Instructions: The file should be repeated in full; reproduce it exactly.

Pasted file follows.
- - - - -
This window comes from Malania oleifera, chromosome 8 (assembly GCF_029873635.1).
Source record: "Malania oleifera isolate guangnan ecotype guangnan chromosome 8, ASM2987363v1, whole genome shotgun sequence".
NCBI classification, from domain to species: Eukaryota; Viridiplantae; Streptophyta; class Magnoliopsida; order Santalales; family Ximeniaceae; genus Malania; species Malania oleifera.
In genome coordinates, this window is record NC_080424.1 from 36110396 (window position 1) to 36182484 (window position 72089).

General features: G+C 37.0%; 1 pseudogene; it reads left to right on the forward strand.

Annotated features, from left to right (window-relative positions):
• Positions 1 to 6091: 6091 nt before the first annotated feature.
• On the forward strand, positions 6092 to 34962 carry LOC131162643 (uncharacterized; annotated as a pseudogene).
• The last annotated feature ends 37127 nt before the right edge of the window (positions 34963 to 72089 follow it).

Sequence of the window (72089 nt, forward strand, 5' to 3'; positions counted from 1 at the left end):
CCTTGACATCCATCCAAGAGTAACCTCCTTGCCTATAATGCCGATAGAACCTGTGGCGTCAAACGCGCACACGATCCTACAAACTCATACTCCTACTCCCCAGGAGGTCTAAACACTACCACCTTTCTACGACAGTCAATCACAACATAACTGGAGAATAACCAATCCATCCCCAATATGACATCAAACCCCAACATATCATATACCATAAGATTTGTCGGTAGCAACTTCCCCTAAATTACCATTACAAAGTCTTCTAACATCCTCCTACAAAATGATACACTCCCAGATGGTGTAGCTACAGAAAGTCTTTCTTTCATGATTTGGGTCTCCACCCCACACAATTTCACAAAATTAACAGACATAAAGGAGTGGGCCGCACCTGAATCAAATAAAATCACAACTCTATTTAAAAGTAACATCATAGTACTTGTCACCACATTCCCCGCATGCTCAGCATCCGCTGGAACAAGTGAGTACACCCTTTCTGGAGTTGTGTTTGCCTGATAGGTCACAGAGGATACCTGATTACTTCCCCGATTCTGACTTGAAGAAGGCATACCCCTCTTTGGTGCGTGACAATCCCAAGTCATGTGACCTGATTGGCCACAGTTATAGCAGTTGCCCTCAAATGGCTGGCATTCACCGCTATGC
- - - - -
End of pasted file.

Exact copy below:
This window comes from Malania oleifera, chromosome 8 (assembly GCF_029873635.1).
Source record: "Malania oleifera isolate guangnan ecotype guangnan chromosome 8, ASM2987363v1, whole genome shotgun sequence".
NCBI classification, from domain to species: Eukaryota; Viridiplantae; Streptophyta; class Magnoliopsida; order Santalales; family Ximeniaceae; genus Malania; species Malania oleifera.
In genome coordinates, this window is record NC_080424.1 from 36110396 (window position 1) to 36182484 (window position 72089).

General features: G+C 37.0%; 1 pseudogene; it reads left to right on the forward strand.

Annotated features, from left to right (window-relative positions):
• Positions 1 to 6091: 6091 nt before the first annotated feature.
• On the forward strand, positions 6092 to 34962 carry LOC131162643 (uncharacterized; annotated as a pseudogene).
• The last annotated feature ends 37127 nt before the right edge of the window (positions 34963 to 72089 follow it).

Sequence of the window (72089 nt, forward strand, 5' to 3'; positions counted from 1 at the left end):
CCTTGACATCCATCCAAGAGTAACCTCCTTGCCTATAATGCCGATAGAACCTGTGGCGTCAAACGCGCACACGATCCTACAAACTCATACTCCTACTCCCCAGGAGGTCTAAACACTACCACCTTTCTACGACAGTCAATCACAACATAACTGGAGAATAACCAATCCATCCCCAATATGACATCAAACCCCAACATATCATATACCATAAGATTTGTCGGTAGCAACTTCCCCTAAATTACCATTACAAAGTCTTCTAACATCCTCCTACAAAATGATACACTCCCAGATGGTGTAGCTACAGAAAGTCTTTCTTTCATGATTTGGGTCTCCACCCCACACAATTTCACAAAATTAACAGACATAAAGGAGTGGGCCGCACCTGAATCAAATAAAATCACAACTCTATTTAAAAGTAACATCATAGTACTTGTCACCACATTCCCCGCATGCTCAGCATCCGCTGGAACAAGTGAGTACACCCTTTCTGGAGTTGTGTTTGCCTGATAGGTCACAGAGGATACCTGATTACTTCCCCGATTCTGACTTGAAGAAGGCATACCCCTCTTTGGTGCGTGACAATCCCAAGTCATGTGACCTGATTGGCCACAGTTATAGCAGTTGCCCTCAAATGGCTGGCATTCACCGCTATGC